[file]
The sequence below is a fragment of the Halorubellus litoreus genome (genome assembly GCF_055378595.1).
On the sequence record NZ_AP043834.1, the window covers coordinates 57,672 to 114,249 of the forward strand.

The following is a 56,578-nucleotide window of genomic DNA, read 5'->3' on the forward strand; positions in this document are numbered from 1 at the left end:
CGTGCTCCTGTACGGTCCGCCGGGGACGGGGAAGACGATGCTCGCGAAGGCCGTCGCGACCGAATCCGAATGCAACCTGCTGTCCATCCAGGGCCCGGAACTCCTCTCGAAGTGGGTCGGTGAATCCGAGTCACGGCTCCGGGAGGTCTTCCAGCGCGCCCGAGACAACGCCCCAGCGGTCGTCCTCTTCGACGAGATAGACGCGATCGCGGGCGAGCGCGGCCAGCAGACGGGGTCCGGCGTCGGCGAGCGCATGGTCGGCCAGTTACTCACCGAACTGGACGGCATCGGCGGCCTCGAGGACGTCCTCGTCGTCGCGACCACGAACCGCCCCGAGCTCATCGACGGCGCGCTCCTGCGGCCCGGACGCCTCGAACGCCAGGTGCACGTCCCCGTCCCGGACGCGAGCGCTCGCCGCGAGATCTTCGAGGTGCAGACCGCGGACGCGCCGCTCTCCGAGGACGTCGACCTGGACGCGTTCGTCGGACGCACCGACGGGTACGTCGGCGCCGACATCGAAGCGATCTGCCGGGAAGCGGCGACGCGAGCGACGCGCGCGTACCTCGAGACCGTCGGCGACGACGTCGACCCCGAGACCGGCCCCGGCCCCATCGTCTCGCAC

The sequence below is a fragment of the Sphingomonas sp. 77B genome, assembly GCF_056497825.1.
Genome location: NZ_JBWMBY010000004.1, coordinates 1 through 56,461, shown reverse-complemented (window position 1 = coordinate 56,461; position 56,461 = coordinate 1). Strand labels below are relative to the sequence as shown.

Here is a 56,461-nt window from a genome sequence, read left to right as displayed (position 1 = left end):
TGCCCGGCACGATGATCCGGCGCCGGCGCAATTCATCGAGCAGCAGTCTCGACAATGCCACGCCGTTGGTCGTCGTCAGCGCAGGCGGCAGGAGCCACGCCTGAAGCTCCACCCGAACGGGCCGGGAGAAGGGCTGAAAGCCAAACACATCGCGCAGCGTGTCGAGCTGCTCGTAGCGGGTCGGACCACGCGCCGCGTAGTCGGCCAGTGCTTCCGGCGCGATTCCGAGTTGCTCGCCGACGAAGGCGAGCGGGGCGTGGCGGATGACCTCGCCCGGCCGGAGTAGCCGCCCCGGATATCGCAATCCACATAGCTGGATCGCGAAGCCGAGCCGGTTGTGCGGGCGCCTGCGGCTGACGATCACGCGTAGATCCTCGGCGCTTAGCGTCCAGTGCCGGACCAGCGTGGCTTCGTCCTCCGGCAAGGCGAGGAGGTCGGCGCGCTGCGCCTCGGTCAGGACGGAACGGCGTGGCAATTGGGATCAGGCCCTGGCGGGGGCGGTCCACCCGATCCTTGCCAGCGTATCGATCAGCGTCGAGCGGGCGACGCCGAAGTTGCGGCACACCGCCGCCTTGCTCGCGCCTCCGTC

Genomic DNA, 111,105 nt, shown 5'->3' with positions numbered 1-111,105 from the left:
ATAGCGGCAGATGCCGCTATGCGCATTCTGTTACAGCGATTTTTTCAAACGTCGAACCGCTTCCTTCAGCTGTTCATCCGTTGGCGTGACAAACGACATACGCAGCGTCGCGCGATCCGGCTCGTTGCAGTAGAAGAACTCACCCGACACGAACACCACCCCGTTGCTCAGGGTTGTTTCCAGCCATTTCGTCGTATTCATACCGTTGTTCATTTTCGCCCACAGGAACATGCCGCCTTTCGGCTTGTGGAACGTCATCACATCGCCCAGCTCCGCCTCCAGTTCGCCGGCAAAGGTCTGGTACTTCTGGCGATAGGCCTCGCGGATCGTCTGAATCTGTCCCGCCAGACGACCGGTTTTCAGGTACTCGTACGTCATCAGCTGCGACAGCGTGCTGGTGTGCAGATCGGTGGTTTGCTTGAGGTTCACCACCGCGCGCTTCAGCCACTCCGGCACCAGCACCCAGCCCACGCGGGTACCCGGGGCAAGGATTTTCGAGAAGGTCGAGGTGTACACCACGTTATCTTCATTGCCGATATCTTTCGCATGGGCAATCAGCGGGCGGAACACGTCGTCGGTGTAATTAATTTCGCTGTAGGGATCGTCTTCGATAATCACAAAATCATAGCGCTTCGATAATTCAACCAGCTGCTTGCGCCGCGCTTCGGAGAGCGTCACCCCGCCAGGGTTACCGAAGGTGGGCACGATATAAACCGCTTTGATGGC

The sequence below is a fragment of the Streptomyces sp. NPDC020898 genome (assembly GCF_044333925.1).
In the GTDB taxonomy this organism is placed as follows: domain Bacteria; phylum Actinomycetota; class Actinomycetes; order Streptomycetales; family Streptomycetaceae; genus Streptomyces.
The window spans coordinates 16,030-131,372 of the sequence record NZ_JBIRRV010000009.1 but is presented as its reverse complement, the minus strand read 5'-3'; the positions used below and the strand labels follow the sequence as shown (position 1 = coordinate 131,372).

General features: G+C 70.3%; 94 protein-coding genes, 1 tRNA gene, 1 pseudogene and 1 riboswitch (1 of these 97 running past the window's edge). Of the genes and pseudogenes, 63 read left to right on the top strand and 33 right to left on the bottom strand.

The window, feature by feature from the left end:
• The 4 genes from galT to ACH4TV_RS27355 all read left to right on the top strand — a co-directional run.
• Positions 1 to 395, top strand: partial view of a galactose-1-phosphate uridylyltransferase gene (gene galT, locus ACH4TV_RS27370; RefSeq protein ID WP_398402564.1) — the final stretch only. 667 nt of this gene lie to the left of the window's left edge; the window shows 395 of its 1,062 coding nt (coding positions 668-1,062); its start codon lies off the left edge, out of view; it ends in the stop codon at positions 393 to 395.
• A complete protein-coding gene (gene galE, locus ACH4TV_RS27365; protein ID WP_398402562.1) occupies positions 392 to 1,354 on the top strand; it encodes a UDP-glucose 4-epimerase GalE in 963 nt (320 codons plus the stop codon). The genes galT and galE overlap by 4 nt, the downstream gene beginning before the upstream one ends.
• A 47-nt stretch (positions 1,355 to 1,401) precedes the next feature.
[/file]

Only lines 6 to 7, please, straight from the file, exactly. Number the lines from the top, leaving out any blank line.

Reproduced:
Genome location: NZ_JBWMBY010000004.1, coordinates 1 through 56,461, shown reverse-complemented (window position 1 = coordinate 56,461; position 56,461 = coordinate 1). Strand labels below are relative to the sequence as shown.

Here is a 56,461-nt window from a genome sequence, read left to right as displayed (position 1 = left end):